I would also note that I personally had to set aside the grave errors committed by humans and the horrors committed throughout history who were in control in terms of the organization and management of the ‘church’. Much of these events transpired were caused by greed for power, lust, control and manipulation. Having said that, I wholeheartedly agree with the essence of the parable and how novel and progressive it was, in terms of promoting and advocating for human rights, some two millennium ago.

So let us this September, recognize, reflect and celebrate World Peace and strive as global citizens to end racism and build peace!

Robbie Priolo

Robbie P was raised and lives north of Toronto, Canada. He is an Abstract Expressionist who has Asperger’s (diagnosed in 2008). He typically works in acrylics, employing a technique that uses brushes and other tools in ways that differ from mainstream artists. His ‘drip style’ technique, commonly uses an ‘allover’ composition in order to permit no visual centre of attention, with an emphasis on line, colour, texture and form.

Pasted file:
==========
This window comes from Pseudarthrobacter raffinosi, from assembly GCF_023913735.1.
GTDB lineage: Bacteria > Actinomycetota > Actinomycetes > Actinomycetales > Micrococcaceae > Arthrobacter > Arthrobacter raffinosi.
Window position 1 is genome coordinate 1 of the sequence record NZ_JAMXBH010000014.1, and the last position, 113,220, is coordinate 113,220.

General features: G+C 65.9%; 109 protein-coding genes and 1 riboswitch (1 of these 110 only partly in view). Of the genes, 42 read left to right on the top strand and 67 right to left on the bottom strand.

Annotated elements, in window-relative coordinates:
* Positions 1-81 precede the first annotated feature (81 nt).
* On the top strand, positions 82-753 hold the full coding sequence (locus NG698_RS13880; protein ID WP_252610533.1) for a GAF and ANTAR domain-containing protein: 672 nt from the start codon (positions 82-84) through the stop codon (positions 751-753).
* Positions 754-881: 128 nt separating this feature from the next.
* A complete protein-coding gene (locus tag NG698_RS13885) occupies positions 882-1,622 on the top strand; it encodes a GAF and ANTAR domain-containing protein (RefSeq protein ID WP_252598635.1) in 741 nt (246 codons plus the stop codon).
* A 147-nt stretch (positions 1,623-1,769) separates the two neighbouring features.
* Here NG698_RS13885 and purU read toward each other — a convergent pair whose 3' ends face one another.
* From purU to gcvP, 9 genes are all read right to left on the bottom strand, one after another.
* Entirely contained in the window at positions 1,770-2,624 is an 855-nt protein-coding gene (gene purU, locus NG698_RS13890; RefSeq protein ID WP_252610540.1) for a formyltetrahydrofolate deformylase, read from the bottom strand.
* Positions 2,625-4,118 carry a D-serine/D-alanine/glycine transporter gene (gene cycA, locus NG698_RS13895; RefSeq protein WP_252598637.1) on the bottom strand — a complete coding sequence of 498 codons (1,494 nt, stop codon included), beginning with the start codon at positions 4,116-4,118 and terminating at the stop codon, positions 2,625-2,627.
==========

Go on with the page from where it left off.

While studying education at the University of Toronto, he would additionally be instructed in art theory, technique and experimented with various mediums. In his beginning years teaching, a portion of ost days were found teaching Visual Arts using the Ontario Curriculum and trying to invoke a love of the arts with his creative passion and enthusiasm.

In the winter of 2004, he sojourned to a northern and remote fly-in First Nations community in Northern Ontario (James Bay) to fill a unique opportunity to work with Indigenous atypical students. Each of these students had unique behavioural challenges. Robbie quickly recognized that visual art had great therapeutic potential and specifically Action Painting. This genre of art allowed each student to express their inner feelings without subjective judgement from others.

It was from this point, that his journey into Abstract Expressionism began.